Toward a Sustainable US Defense Posture: Rethinking the demand for aircraft carriers

Carl Conetta. Project on Defense Alternatives Briefing Memo #42, 02 August 2007.

Among US air power assets those that are carrier-based have a special role. Where access to land bases is limited, aircraft carriers can bring tactical air power within reach of enemy bastions. Together with other sea-based strike assets and long-range bombers, carriers can help overcome the anti-access challenge. But this fact should not exclude them from consideration for reduction. In fact, the United States has more of this asset than it reasonably requires. And, it is important to remember that sea-based air power is relatively vulnerable and expensive. Indeed, sortie for sortie, it costs more than twice as much as land-based tactical air – all things considered.

America’s requirement for big-deck aircraft carriers can be divided into a “surge” requirement for crisis response and a peacetime requirement for continuous forward presence. Relevant to the surge requirement is the actual experience of recent wars. Three or four aircraft carriers were directly engaged in Afghan operations at any one time during October-December 2001. During the first phase of the 2003 Iraq war, four or five were engaged. During the 1999 Kosovo war, one.

In none of these wars were the engaged carriers employed to their fullest, however. For instance, during the first month of Operation Iraqi Freedom, naval fighters flew an average of 0.8 sorties per day. They are capable of flying two, at least – and the Navy claims they can do more, in a pinch. Looking to the future: The target attack capability of each air wing will increase significantly with the addition of smaller, longer-range, and more accurate PGMs. In 2005 Senate testimony, then Chief of Naval Operations, Admiral Vernon Clark, asserted that the number of targets that a carrier air wing could attack per day would increase from 700 to more than 1,000 by 2010 – having already risen substantially from 200 in 1997. Implicit in this is the option to reduce the overall number of carriers and wings.

In its FY 2007 budget, the Navy asserts that, given an 11 carrier fleet, it can surge six carriers for war within 30 days and another within the next 60 days. This, as a result of its new Fleet Response Plan (FRP). This implies an emergency or “surge” utilization rate of 63 percent. A somewhat higher rate could be achieved through changes in homeporting arrangements, rotations of crews, further reorganization of maintenance schedules, and reduced utilization of carriers for simple presence missions. Some reform along these lines would allow a 9-carrier, 8-wing fleet to surge “five plus one” for crisis response. In 2010, these six carriers, fully utilized and equipped with weapons now being fielded or procured, should be able to strike well over twice as many targets per day as the five that deployed for Operation Iraqi Freedom.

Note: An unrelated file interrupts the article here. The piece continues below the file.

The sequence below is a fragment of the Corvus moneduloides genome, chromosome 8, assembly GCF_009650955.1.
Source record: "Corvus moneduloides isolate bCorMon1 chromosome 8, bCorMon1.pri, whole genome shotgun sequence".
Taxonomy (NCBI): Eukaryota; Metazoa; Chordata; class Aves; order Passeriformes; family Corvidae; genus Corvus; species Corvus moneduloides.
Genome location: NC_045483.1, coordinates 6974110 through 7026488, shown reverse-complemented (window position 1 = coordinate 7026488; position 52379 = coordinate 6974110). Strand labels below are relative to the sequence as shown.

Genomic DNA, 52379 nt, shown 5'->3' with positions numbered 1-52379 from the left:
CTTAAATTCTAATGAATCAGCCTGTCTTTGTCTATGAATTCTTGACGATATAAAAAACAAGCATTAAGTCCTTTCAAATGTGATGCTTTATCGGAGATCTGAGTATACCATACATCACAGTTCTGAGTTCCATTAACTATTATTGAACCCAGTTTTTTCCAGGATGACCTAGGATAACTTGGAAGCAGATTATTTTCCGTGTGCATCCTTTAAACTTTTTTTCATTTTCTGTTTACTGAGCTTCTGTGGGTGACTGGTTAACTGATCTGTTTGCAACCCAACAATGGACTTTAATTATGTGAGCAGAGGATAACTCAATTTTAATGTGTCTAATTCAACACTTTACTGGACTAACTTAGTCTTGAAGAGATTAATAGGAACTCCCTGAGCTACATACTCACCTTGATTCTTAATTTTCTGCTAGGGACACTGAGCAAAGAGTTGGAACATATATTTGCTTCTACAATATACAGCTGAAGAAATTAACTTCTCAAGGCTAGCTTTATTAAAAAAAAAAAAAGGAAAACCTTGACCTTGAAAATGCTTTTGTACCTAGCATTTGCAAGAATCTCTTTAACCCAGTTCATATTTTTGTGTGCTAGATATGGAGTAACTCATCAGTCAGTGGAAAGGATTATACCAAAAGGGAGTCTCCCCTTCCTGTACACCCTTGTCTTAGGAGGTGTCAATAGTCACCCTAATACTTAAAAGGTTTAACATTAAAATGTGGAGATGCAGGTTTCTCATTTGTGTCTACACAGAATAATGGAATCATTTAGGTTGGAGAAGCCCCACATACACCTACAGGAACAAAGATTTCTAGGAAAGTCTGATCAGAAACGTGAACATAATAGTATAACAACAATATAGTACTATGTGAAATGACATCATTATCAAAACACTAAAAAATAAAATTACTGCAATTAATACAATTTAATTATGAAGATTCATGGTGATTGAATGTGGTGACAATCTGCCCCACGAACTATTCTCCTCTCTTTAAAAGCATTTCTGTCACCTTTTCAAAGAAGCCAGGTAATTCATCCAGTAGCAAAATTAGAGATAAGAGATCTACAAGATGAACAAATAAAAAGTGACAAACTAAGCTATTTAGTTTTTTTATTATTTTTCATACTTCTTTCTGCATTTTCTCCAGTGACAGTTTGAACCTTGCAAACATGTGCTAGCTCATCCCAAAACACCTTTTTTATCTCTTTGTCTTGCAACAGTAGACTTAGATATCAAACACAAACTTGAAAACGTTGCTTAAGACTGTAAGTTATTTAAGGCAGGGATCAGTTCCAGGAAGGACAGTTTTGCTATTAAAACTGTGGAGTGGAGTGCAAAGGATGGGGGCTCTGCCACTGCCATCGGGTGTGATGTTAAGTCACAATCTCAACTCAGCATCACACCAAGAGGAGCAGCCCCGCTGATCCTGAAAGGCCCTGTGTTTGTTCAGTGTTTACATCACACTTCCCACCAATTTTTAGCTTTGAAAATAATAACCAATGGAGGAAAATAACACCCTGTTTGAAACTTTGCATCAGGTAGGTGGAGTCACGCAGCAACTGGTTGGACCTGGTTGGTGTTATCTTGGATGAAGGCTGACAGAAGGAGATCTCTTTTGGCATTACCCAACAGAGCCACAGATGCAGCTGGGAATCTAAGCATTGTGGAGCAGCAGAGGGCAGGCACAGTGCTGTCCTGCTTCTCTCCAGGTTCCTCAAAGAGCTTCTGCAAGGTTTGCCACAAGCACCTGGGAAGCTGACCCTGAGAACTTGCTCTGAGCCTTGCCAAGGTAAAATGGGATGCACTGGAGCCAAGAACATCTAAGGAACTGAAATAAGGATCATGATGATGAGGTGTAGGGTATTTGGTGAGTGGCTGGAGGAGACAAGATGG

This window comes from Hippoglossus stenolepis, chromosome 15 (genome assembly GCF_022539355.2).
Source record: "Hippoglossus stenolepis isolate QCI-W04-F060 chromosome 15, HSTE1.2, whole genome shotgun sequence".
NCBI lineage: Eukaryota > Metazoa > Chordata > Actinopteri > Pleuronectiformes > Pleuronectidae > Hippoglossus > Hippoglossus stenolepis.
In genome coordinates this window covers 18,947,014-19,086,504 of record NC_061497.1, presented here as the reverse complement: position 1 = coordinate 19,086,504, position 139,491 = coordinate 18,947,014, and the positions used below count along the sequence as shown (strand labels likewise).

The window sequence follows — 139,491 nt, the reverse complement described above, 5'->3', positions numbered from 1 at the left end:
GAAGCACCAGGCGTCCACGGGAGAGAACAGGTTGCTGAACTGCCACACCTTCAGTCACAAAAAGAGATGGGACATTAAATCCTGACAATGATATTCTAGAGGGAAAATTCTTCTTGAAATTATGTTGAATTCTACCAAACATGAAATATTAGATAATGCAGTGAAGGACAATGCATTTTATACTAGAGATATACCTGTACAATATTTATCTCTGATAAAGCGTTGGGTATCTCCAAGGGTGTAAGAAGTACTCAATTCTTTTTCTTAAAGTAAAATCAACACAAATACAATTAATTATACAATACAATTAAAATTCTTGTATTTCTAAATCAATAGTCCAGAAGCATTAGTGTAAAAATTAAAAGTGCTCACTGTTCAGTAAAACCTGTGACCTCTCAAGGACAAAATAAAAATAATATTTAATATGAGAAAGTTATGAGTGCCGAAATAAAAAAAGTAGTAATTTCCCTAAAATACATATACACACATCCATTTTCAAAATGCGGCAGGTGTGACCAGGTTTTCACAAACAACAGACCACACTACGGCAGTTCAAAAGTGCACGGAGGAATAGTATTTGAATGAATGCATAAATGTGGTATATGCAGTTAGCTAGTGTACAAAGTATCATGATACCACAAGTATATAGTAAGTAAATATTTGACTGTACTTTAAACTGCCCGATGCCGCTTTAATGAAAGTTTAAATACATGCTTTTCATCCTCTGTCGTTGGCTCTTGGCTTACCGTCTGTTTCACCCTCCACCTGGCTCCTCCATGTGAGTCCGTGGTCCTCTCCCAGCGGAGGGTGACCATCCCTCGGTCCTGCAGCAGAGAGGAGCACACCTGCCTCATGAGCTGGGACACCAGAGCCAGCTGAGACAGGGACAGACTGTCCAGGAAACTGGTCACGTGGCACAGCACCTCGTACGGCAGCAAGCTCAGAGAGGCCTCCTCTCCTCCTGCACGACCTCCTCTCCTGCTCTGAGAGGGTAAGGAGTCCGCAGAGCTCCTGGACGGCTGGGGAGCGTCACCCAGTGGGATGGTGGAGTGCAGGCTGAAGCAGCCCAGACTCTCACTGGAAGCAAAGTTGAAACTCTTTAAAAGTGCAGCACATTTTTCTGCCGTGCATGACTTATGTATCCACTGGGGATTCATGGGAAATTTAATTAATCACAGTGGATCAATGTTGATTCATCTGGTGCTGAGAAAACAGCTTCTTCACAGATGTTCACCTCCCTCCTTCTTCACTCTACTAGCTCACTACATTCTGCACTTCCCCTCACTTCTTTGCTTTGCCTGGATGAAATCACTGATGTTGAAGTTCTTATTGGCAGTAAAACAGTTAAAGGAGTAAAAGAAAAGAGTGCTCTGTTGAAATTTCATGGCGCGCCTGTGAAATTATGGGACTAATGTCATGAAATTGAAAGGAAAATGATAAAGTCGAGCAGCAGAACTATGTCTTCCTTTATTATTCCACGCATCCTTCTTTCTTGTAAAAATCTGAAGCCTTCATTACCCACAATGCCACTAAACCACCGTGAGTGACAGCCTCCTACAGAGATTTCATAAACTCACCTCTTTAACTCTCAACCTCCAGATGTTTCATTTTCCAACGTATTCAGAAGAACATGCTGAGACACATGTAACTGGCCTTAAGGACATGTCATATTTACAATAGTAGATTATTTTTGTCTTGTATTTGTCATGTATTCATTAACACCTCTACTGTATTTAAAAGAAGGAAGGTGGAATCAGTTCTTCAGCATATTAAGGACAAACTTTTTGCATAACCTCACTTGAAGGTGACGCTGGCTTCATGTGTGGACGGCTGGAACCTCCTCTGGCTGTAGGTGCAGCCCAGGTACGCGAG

Supplementing the future offshore strike capability of US carriers would be the long-range attack capability of America’s bomber force – able in the future to carry five times as many PGMs as today (on average). Also supplementing carrier power would be the rest of the Navy’s surface fleet and the four Trident submarines that have been reconfigured for conventional missions. The surface fleet is equipped with approximately 8,000 Vertical Launch Systems, which can fire Tomahawk missiles – as can the Tridents. The Navy is building its stock of conventional land-attack Tomahawks up towards a total of 6,000 or so. (Approximately 800 were used in Operation Iraqi Freedom.) Finally, the Navy will have mini-carriers to call on as well, once the new class of LHA(R) amphibious assault ships are commissioned. Among other aircraft, these will carry 20 F-35s.
With only eight active and one reserve big-deck carriers in the fleet, the Navy would not be able to keep more than 2.5 of them continuously “on station” during peacetime – even given recent FRP innovations. However, homeporting one more overseas would increase this number, as would a crew rotation scheme. At any rate, peacetime naval presence abroad need not center on aircraft carriers. This much is recognized in the Navy’s new Global Concept of Operations, which allows for greater flexibility in assembling naval groups. Today, these include not only Carrier Battle Groups but also Expeditionary Strike Groups (built around amphibious assault ships), Surface Strike Groups (built around surface combatants), and independent operations by the Trident cruise-missile subs. These smaller, more varied, and more numerous groups allow for greater flexibility and more thorough coverage.

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